Sexually Transmitted Infections (STIs) and Blood Borne Infections (BBIs)

What are Sexually Transmitted Infections (STIs) and Blood Bornes Infections (BBIs)?

STBBIs are sexually transmitted and blood borne infections that can pass from one person to another through the blood and other body fluids during sexual contact. For example, Hepatitis B and C, HIV, and syphilis are blood-borne infections.Test your knowledge on Sexually Transmitted Infections with this quiz!

What are Bacterial Infections

Bacterial sexually transmitted and blood borne infections are caused by bacteria passed from person-to-person during sexual activity. Bacterial infections can be cured using medications. If they are not treated, they may lead to long term complications. Chlamydia, gonorrhea, and syphilis are all bacterial infections.

What are Viral Infections

Viral sexually transmitted and blood borne infections are caused by viruses being passed from person to person during sexual activity. Viruses can be treated and managed. Herpes, Hepatitis A, B, C, HPV, and HIV are all viral infections. Vaccinations against viruses are available, and can prevent some viral infections including Hepatitis A, B, and HPV.

See below for more information.

Chlamydia under a microscope
Chlamydia

Chlamydia is caused by Chlamydia trachomatis bacteria, and it is the most common reportable STBBI in Canada. 

Gonorrhea cell under a microscope
Gonorrhea

Gonorrhea is caused by the bacteria Neisseria gonorrhoeae and used to be referred to as “the clap”.

Syphillis cell under a mircoscope
Syphillis

Syphilis is caused by the bacteria Treponema pallidum. Rates of syphilis cases in Canada have significantly increased in recent years.

Cell under a microscope
Herpes (HSV)

Herpes may cause sores on the genitals or mouth. The infection can be spread even when no symptoms are visible.

Microscopic view of HPV virus
Genital Warts (HPV)

Genital warts are caused by the human papillomavirus (HPV), it is the most common STBBI in the world today.

HIV virus cell under a microscope
Human Immunodeficiency Virus (HIV)

The Human Immunodeficiency Virus (HIV) attacks the body’s immune system and can develop into Acquired Immunodeficiency Syndrome (AIDS).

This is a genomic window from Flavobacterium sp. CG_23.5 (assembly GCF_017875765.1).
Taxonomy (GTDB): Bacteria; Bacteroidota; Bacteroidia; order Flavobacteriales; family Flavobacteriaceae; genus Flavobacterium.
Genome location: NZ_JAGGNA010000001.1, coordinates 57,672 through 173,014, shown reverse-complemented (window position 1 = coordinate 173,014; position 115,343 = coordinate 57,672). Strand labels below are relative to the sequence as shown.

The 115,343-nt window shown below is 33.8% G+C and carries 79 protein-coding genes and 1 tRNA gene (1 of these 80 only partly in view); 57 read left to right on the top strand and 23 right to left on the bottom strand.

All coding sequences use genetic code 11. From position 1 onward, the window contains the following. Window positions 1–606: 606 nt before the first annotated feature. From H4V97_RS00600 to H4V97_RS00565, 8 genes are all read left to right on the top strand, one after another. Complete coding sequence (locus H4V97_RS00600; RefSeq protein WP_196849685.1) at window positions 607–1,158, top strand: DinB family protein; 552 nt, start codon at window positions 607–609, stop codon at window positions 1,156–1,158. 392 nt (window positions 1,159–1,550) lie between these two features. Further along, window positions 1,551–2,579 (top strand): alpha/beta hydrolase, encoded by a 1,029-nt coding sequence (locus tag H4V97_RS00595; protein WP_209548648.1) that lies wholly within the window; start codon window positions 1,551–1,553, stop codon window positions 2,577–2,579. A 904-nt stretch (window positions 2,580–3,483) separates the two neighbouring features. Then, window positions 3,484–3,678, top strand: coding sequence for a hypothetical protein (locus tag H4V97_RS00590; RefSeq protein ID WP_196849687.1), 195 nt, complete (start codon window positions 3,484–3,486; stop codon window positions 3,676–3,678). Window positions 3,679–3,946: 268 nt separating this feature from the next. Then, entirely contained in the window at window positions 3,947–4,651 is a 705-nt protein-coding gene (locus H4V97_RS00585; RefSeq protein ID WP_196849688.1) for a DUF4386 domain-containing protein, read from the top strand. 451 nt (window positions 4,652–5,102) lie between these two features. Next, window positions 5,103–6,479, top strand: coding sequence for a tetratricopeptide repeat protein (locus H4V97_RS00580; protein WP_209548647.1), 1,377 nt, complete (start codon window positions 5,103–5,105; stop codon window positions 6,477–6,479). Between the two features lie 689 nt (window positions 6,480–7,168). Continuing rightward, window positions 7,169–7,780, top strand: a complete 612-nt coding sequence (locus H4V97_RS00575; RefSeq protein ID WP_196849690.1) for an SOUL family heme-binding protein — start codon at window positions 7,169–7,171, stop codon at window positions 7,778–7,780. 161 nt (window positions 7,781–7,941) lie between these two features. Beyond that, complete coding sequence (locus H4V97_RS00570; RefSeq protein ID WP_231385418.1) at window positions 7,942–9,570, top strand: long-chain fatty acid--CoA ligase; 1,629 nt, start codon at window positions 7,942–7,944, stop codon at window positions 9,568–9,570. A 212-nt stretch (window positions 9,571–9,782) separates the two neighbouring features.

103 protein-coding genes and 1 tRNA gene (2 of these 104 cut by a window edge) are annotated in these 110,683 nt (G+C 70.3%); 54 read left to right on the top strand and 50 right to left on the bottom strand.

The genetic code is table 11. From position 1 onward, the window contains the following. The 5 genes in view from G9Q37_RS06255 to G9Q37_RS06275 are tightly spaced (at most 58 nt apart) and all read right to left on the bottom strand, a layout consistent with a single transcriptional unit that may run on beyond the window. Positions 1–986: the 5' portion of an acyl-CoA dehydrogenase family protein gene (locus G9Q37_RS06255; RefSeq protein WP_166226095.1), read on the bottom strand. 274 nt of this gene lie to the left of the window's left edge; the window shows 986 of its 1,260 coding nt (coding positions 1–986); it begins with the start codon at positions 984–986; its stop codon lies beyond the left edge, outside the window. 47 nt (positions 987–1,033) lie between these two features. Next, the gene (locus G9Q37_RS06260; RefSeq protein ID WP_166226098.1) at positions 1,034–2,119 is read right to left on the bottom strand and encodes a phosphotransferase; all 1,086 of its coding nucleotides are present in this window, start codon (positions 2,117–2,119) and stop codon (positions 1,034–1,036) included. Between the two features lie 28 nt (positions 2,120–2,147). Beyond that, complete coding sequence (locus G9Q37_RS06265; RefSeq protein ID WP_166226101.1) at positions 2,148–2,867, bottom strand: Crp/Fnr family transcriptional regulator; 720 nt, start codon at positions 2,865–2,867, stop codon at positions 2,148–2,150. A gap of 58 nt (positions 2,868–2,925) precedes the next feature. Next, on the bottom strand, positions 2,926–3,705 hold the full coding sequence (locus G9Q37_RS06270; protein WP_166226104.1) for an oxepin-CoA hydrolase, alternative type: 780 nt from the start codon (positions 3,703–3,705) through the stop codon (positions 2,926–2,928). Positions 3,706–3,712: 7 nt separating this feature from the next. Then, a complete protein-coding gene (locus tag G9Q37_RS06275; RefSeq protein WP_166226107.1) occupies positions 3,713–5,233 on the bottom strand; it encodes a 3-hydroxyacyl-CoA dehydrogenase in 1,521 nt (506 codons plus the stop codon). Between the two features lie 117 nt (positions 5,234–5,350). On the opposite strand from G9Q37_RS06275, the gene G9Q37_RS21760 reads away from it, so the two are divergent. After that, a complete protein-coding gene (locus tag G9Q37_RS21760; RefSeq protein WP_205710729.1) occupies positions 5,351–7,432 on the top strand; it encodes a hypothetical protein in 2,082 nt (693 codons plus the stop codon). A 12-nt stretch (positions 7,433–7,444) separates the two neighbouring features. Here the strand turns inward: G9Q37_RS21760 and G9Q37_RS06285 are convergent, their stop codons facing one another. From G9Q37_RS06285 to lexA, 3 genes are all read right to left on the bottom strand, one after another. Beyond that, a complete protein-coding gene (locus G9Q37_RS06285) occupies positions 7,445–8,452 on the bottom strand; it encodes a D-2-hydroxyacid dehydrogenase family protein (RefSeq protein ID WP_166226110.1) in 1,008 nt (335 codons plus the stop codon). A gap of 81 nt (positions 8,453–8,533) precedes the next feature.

Microscopic view of Hepatitis virus
Hepatitis A, B and C

Hepatitis is a liver disease that is caused by a virus. Hepatitis A and B are vaccine-preventable infections. There is no vaccine for Hepatitis C. 

Cell viewed under a microscope
Other infections

And so many more...

FAQs on Sexually Transmitted and Blood Borne Infections (STBBIs)

Should we use the acronym STI, BBI or STBBI?

Today, we use the acronym STBBI, which stands for Sexually Transmitted and Blood Borne Infection. Some infections can be spread through sexual contact or through contact with contaminated blood.

How can I get an STBBI?

You can get an STBBI through sexual contact or through sharing of drug use equipment (ex. dirty needle, cookers, pipes). Genital warts or genital herpes can pass from one person to another through direct skin-to-skin contact of the genitals (ex. dry humping, grinding). If you become sexually active, you and your partner should both get tested.

Can I get a STBBI from a toilet seat?

Nope! You cannot get a STBBI from a toilet seat. The only objects that can spread STBBIs are shared sex toys. Always wash your sex toys before and after each use.

Can I get a STBBI from kissing?

Most STBBIs are not spread through kissing. Avoid kissing people with visible sores. Cold sores are a type of the herpes virus that is often spread through kissing someone who is infected.

How do I protect myself from getting an STBBI?

The best form of protection against an STBBI is the use of a condom. Another way you can protect yourself is by practicing "mutual monogamy," which means that you and your partner both agree to only have sexual contact with each other.

You can also talk with your partner about sex, pregnancy, and STBBIs to ensure you both are on the same page. Don’t forget to ask your doctor about getting a vaccination for Hepatitis A, B and HPV.

Remember, use of drugs and alcohol can lead to making risky decisions about sex.

Should I be Tested?

If you are sexually active you should get tested. You should consider getting tested every time you have sex with a new partner, prior to sexual contact, at your regular check ups, and if you have symptoms such as pain during sex, sores, bleeding after sex, abnormal discharge, and/or mid-cycle bleeding. It is important to remember that many infections do not have any symptoms.

My partners say they are "clean," should I still get tested?

Yes! If you or your partner is sexually active, then you should get tested. Many STBBIs do not produce visible symptoms, and your partner may not be aware they have an STBBI. Make a date and get tested together! Check out our express testing service, Test & Go. 

Why use a Condom?

Safer sex is the best type of sex you can have. Whether you’re having oral, vaginal, or anal sex, using a condom means you decrease your risk of getting a STBBI. Remember, someone can have a STBBI and have no symptoms. Visit our Condoms/Dental Dams page to learn more!

Did you know?

  • You can get STBBIs from genital-to-genital contact.
  • Younger females are biologically more susceptible to STBBIs.
  • An infected mother can pass an STBBI to her baby during a vaginal birth.
  • STBBIs are contagious, and any sexually active person can get them.
  • People can be re-infected if they have sex before their treatment is complete, or if their partners are untreated.
  • Just because you have had a STBBI before doesn't mean you won't get one again. 

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